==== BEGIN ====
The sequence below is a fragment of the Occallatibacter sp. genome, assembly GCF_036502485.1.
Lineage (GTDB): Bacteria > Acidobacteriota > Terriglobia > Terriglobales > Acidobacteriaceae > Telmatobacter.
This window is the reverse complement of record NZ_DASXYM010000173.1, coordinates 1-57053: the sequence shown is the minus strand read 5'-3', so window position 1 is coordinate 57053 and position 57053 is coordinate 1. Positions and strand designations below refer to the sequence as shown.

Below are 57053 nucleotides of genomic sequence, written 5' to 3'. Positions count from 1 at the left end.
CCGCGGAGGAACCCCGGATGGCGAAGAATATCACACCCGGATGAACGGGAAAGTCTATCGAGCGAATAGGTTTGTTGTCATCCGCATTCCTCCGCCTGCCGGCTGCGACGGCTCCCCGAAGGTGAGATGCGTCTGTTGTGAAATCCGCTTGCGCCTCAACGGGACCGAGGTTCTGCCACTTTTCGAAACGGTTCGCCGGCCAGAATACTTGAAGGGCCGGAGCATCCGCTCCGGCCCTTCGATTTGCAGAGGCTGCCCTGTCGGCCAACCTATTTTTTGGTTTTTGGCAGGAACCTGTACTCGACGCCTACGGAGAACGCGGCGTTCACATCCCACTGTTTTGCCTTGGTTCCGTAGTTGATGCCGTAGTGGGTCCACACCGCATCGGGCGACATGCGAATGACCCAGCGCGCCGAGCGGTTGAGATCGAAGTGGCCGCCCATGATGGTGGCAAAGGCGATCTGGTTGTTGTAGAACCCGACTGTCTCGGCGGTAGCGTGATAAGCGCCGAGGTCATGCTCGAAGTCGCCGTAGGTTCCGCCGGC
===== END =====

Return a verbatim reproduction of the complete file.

The sequence below is a fragment of the Occallatibacter sp. genome, assembly GCF_036502485.1.
Lineage (GTDB): Bacteria > Acidobacteriota > Terriglobia > Terriglobales > Acidobacteriaceae > Telmatobacter.
This window is the reverse complement of record NZ_DASXYM010000173.1, coordinates 1-57053: the sequence shown is the minus strand read 5'-3', so window position 1 is coordinate 57053 and position 57053 is coordinate 1. Positions and strand designations below refer to the sequence as shown.

Below are 57053 nucleotides of genomic sequence, written 5' to 3'. Positions count from 1 at the left end.
CCGCGGAGGAACCCCGGATGGCGAAGAATATCACACCCGGATGAACGGGAAAGTCTATCGAGCGAATAGGTTTGTTGTCATCCGCATTCCTCCGCCTGCCGGCTGCGACGGCTCCCCGAAGGTGAGATGCGTCTGTTGTGAAATCCGCTTGCGCCTCAACGGGACCGAGGTTCTGCCACTTTTCGAAACGGTTCGCCGGCCAGAATACTTGAAGGGCCGGAGCATCCGCTCCGGCCCTTCGATTTGCAGAGGCTGCCCTGTCGGCCAACCTATTTTTTGGTTTTTGGCAGGAACCTGTACTCGACGCCTACGGAGAACGCGGCGTTCACATCCCACTGTTTTGCCTTGGTTCCGTAGTTGATGCCGTAGTGGGTCCACACCGCATCGGGCGACATGCGAATGACCCAGCGCGCCGAGCGGTTGAGATCGAAGTGGCCGCCCATGATGGTGGCAAAGGCGATCTGGTTGTTGTAGAACCCGACTGTCTCGGCGGTAGCGTGATAAGCGCCGAGGTCATGCTCGAAGTCGCCGTAGGTTCCGCCGGC